Katie's Way

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November 2011
Miniseries: Miniseries: Pleasant Valley, Book Five

In this compelling novel in the Pleasant Valley series, a woman opens a quilt shop that brings the Amish and the Englisch together—and brings her unexpected challenges...

Hoping for a distraction after a personal heartbreak, new arrival Katie Miller sets up her quilt shop on Pleasant Valley’s Main Street, where Amish and Englisch intermingle. It’s not long before a quilting circle forms and women from both worlds are crafting together and sharing their secrets, turning the store into a lively spot for socializing…much to the consternation of the furniture craftsman next door. Caleb Brand has kept to himself since he lost his betrothed under scandalous circumstances, and he could do without all the feminine chatter—and Katie Miller’s carefree attitude.

When Katie becomes involved in promoting Pennsylvania Dutch Days, some in town appreciate the new business it brings. But others are upset about the flood of outsiders it attracts. Katie turns to Caleb for comfort, and despite his resistance, a fragile friendship forms. Then, when acts of vandalism suddenly threaten Katie’s shop—and the peace of Pleasant Valley—Caleb must decide whether to stand by the young woman who has brought a spring thaw to his frozen heart, and Katie must question whether her cherished independence may deprive her of one more chance at love…

Chapter One

Fast-paced chatter in Pennsylvania Dutch, followed by a ripple of women’s laughter, floated through the archway from what used to be a hardware store. Caleb Brand forced himself to focus on the rocking chair he was waxing, trying to ignore the sounds of change.

He didn’t like change. This building, with its two connected shops, had been a male enclave for years. Now all that was different, because Bishop Mose had decided to rent the other side to Katie Miller for a quilt shop.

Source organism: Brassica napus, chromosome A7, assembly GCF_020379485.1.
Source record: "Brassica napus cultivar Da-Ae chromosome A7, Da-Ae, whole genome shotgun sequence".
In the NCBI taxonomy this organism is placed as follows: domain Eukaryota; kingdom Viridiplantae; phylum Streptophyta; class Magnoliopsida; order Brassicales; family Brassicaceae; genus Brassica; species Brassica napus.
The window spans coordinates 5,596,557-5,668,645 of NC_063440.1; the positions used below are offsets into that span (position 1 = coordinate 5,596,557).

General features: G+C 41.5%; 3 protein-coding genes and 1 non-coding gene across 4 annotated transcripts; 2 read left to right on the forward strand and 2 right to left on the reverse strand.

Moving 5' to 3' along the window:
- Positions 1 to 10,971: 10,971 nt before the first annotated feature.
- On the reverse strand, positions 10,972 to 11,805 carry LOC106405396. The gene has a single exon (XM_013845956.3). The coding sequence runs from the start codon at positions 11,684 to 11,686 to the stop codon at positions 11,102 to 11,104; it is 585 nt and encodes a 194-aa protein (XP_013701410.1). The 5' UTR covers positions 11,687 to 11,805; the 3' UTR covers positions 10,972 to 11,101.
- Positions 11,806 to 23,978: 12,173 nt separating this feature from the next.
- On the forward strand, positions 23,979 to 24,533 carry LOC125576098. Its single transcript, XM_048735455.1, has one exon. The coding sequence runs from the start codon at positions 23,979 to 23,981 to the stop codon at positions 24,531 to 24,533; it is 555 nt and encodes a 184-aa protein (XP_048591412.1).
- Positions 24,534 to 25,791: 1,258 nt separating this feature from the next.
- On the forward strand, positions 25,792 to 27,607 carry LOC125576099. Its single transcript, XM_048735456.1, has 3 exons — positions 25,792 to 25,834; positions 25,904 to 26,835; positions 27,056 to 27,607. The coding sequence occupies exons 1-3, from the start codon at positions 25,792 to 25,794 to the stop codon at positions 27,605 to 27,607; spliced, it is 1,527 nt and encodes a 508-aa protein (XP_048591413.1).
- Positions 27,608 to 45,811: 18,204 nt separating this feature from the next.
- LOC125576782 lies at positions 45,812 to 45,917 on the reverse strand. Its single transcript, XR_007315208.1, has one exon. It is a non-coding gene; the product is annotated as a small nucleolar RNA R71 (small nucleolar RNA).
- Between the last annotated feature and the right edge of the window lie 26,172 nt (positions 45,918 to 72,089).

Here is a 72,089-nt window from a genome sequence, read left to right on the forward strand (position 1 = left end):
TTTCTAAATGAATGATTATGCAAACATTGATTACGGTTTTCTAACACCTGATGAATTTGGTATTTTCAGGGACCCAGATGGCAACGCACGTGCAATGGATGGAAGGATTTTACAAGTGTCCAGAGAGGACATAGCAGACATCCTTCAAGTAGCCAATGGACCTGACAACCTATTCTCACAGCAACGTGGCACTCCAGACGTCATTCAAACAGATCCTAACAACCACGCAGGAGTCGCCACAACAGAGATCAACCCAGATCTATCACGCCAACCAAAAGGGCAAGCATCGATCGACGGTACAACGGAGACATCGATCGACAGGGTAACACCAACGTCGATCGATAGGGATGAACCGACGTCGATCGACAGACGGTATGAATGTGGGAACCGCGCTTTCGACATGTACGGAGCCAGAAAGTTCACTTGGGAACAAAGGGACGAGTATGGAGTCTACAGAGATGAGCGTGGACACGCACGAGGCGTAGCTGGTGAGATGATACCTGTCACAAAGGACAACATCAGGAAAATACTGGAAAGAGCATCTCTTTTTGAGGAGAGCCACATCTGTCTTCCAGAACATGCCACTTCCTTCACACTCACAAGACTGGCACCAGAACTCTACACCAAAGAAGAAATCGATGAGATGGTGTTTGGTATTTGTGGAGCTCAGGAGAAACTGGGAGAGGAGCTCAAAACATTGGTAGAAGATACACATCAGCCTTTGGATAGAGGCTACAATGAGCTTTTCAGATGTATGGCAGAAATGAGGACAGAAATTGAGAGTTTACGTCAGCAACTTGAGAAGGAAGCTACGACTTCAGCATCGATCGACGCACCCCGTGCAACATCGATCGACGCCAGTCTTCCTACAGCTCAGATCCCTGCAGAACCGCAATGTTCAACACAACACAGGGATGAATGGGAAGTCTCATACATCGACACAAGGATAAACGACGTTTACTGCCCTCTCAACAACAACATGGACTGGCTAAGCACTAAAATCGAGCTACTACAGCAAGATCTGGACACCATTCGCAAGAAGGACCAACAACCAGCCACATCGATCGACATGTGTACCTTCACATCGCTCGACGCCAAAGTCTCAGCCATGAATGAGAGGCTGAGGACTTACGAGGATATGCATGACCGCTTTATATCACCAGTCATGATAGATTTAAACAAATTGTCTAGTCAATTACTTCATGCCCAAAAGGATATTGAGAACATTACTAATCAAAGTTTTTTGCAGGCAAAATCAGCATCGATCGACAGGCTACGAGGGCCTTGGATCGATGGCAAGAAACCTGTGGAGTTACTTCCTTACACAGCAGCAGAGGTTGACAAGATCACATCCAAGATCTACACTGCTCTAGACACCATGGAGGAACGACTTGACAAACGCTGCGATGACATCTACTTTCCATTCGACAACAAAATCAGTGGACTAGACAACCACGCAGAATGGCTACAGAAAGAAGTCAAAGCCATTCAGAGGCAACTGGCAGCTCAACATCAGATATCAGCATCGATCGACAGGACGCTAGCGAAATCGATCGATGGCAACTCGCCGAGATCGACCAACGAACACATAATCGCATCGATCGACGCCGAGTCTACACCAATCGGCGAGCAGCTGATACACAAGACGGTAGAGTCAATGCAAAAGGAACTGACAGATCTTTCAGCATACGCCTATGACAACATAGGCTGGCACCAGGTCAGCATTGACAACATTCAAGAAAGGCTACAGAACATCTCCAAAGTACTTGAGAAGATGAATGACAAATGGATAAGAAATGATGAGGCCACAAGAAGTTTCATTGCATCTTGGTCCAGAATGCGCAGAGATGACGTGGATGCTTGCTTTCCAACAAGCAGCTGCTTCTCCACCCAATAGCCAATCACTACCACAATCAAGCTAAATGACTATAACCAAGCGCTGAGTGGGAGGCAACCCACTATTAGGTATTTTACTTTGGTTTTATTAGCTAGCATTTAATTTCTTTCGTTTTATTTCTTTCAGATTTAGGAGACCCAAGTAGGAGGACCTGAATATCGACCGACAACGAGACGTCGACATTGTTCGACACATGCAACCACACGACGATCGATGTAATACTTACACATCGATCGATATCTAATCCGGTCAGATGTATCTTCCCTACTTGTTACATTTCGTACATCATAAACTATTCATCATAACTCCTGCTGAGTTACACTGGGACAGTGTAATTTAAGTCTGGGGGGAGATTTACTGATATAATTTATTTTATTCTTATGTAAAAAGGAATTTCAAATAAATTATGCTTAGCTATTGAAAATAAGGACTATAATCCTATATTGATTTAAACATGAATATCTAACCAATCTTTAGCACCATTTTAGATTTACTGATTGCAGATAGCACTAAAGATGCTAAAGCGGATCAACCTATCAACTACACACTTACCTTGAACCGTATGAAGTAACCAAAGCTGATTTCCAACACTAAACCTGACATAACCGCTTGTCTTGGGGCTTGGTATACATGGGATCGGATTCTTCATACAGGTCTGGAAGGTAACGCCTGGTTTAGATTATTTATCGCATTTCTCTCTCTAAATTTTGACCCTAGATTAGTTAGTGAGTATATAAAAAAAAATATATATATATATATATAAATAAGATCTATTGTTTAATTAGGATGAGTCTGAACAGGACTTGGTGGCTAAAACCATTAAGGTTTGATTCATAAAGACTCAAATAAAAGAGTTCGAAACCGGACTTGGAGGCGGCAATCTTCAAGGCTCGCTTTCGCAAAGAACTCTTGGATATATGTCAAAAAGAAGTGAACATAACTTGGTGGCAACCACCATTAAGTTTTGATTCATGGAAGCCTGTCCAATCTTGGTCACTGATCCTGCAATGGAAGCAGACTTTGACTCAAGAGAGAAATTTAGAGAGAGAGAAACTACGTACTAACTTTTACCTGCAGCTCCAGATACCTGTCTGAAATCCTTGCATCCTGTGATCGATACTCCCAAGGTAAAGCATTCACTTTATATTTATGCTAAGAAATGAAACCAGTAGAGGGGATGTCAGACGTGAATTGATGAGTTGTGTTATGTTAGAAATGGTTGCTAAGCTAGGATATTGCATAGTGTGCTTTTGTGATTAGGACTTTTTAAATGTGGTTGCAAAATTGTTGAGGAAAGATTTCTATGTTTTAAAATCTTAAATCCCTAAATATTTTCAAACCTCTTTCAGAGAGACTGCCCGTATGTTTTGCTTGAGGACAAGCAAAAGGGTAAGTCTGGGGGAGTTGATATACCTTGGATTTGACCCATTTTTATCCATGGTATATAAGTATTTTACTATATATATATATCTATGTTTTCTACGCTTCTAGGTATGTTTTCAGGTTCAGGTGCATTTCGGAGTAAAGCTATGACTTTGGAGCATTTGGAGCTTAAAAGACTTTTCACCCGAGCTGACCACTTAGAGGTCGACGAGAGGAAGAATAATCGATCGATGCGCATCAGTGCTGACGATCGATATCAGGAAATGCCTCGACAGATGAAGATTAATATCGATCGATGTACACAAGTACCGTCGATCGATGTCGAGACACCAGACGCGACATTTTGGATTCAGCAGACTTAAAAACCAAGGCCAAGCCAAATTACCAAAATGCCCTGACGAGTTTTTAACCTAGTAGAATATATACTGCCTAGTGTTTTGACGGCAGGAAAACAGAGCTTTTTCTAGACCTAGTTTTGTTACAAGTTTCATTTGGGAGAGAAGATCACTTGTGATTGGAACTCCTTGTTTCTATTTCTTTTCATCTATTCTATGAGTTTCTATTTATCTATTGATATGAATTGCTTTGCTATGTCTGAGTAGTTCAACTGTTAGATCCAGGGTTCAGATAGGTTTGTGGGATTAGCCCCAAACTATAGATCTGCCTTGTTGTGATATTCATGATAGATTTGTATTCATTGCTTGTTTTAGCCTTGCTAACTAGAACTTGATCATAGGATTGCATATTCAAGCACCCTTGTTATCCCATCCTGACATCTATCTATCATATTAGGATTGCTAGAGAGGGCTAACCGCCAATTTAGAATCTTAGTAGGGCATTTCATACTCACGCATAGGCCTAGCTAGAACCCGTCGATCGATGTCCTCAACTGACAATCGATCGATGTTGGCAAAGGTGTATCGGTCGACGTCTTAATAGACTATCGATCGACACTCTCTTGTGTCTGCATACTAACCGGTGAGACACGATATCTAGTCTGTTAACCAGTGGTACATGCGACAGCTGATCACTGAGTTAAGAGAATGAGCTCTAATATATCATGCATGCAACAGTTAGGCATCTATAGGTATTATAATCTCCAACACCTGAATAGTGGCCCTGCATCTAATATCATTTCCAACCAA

Caleb gritted his teeth and rubbed a little harder, trying to concentrate on the grain of the hickory. Rocking chairs were among his best sellers, and this one had turned out to his satisfaction. He’d never let anything go out of his shop that he wouldn’t be happy to have in his own home.

Another peal of female laughter. How many women were over there, anyway, helping to set up for the opening tomorrow? It sounded as if half the sisters in the church district.

No reason why Katie Miller, newly komm to Pleasant Valley from Columbia County, shouldn’t open a quilt shop. He wished her well. Just not next door to him.

The bell on his own front door jingled, and he looked up. Bishop Mose, his white beard fluttering in the mild May breeze that swept down the main street of the village, ducked into the shop.

“Bishop Mose.” He half-rose, showing the man where he was behind the counter at the rear of the show room.

“Ach, Caleb, I thought you’d be tucked away in your workshop at this hour.” The bishop, his years seeming to sit lightly on him, wound his way through the handmade wooden furniture that filled the room.

“Nobody’s here to help out today, so I have to mind the shop.” He put the lid on the furniture wax, tapping it down tight. “Can I do something for you today?”

“Ach, no.” The bishop’s blue eyes, wise with a lifetime of service to the Amish of Pleasant Valley, crinkled a little. “Chust thought I should see for myself how you’re dealing with your new neighbor.”

Caleb glanced down at the rocker to avoid meeting the bishop’s gaze. “Fine. Everything’s fine, I think.”

Maybe he didn’t understand why Bishop Mose had seen fit to install a quilt shop next to him, but he wouldn’t complain. He’d never forget that when it seemed every person in the valley had turned against him, Bishop Mose had accepted his word.

It was eight years since then, and Caleb supposed folks still talked. But thanks to Bishop Mose, he had his place here.

In the brief silence between them, the sound of women’s voices came through clearly, talking about how best to display some quilts, it seemed.